ASU professor studies how coaches can best nurture young athletes
Former coach works with schools, recreation departments to see which behaviors, strategies have the best outcomes
Eric Legg knows firsthand that kindness and positive feedback from a coach can make all the difference to a young person.
LeggLegg is president and founder of the nonprofit Tennis on the Hill and is the national chair of the Training Advisory Group for the United States Tennis Association., an assistant professor in the School of Community Resources and Development The School of Community Resources and Development is in the College of Public Service and Community Solutions at ASU.at Arizona State University, is working with area schools and youth sports programs to measure how effective that positivity can be.
“We know coaches are so hugely influential,” said Legg, whose own experience with a kind, mentoring coach has had an affirming effect in his life.
“I was a shy kid, and youth sports was powerful in my life. It’s where my self-confidence came from, and it’s where my connections came from,” said Legg, who played tennis and basketball. “I was fortunate that I had overwhelmingly positive outcomes from youth sports, but we all know plenty of people who had negative outcomes.”
So Legg investigates how coaches — who are mostly volunteers — can nurture young athletes.
“We have tons of volunteer coaches who mean well — and sometimes we need to remind ourselves of that. We demonize the bad ones. They mean well, but they don’t recognize the impact of their actions and don’t always recognize what’s positive and what’s negative.”
He recently concluded a research project with the Cottonwood Parks and Recreation Department in which he observed youth sports coaches, gave them feedback via email and then surveyed the players after the season was over.
It was a small sample size, but he found that the coaches who had better player outcomes were those who practiced “autonomy support” — explaining their reasoning rather than declaring, “Do this because I said so.”
“We can’t expect these folks to get degrees in youth development or devote tons of hours to training when they’re paid pennies or are volunteers. So we have to see what’s most impactful,” said Legg, who has been a youth sports coach and also ran a parks and recreation program as an administrator.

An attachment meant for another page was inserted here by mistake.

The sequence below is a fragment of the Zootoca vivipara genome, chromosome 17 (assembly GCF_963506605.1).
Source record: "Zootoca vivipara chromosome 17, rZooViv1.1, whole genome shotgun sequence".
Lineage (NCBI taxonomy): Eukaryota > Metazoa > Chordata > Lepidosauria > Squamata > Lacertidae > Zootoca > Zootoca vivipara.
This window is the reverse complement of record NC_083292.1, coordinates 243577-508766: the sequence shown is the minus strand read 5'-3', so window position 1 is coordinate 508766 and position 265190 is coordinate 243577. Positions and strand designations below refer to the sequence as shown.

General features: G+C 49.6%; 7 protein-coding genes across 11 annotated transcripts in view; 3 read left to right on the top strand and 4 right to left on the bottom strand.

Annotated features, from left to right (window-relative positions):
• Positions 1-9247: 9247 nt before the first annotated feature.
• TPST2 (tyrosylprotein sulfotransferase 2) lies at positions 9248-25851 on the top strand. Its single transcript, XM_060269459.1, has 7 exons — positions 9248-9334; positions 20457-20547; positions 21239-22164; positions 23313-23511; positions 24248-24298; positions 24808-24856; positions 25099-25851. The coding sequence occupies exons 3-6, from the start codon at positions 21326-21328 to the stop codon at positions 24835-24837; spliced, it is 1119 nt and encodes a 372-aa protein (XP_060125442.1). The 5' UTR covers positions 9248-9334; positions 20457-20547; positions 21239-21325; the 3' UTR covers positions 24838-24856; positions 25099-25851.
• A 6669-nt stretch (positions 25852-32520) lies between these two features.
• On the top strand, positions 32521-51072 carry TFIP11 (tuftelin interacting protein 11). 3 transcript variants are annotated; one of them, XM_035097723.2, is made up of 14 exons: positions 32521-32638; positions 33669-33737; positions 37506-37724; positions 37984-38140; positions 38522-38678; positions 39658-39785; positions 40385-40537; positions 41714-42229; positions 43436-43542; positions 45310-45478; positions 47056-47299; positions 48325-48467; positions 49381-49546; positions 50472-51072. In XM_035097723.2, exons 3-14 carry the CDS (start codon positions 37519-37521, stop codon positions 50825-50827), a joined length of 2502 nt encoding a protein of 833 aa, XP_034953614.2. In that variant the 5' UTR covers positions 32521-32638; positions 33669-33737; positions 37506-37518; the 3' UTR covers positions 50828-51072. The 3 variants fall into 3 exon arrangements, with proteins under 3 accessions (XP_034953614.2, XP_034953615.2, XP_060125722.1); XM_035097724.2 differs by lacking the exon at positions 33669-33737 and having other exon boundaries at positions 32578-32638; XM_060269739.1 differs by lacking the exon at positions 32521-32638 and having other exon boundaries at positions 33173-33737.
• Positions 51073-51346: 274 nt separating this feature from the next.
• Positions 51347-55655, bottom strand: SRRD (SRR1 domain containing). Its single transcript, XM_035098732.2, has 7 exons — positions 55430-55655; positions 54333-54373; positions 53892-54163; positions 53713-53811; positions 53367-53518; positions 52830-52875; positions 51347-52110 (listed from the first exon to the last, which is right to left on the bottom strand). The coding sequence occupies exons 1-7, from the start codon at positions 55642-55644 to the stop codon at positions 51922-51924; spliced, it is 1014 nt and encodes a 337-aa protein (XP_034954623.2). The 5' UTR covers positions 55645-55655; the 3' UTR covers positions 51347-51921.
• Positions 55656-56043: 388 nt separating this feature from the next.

One organization that trains people who work with young athletes is the Positive Coaching Alliance, a nonprofit that offers in-person workshops and online classes to coaches, parents, student atheltes and sports organizers.
The Paradise Valley Unified School District in north Phoenix has hired the alliance to provide training to all the coaches in its five high schools, and Legg has spent this school year evaluating that work by surveying the student athletes.
“We looked at the curriculum from PCA, and we asked the players, ‘Are the coaches actually doing these things?’ And if they are, what outcomes does that relate to?”
Legg said the district wants to know whether its investment in the training is paying off, and the alliance can find out which parts of its curriculum are most effective.
He is looking at several potential outcomes in the athletes, including empathy, a sense of community and attitude towards hazing. He’s also measuring “growth mind-set” — athletes’ belief that they improve through hard work and practice and not just talent.
“One preliminary finding is if athletes have more of a growth mind-set, do they persevere longer? The simple answer is yes, there is a positive relationship there,” he said, adding that one simple example of fostering growth mind-set is when a coach tells a player, “I can tell you’ve been working hard because you’re getting better” rather than “You’re such a natural athlete.”
David Jacobson, the senior marketing communications and content manager for the Positive Coaching Alliance, said that schools or sports leagues will often hire the group as a neutral third party to encourage constructive behaviors among coaches and parents. The training is based in sports and educational psychology research as well as input from the college and professional coaches and players who sit on the advisory board.
"Sometimes they bring a third party like us to explain intellectually and emotionally the real value of youth sports," he said.
"In the same vein, the way this research helps the whole sports ecosystem is by lending third-party credence to what we're presenting in our workshps and on our website."
Legg just started a new project with Bourgade Catholic High School in Phoenix in which he’ll interview not only coaches and players, but also administrators and parents, to find out their goals for the sports program.
“Some people say it’s character development, but that can be a vague term. We want to see what they really want out of it, and what are the coaching behaviors that relate to that?”
Legg said that his work is not about winning.
“Winning is nice. I’m an athlete and I like to win, but what we’re really interested in is positive youth development.”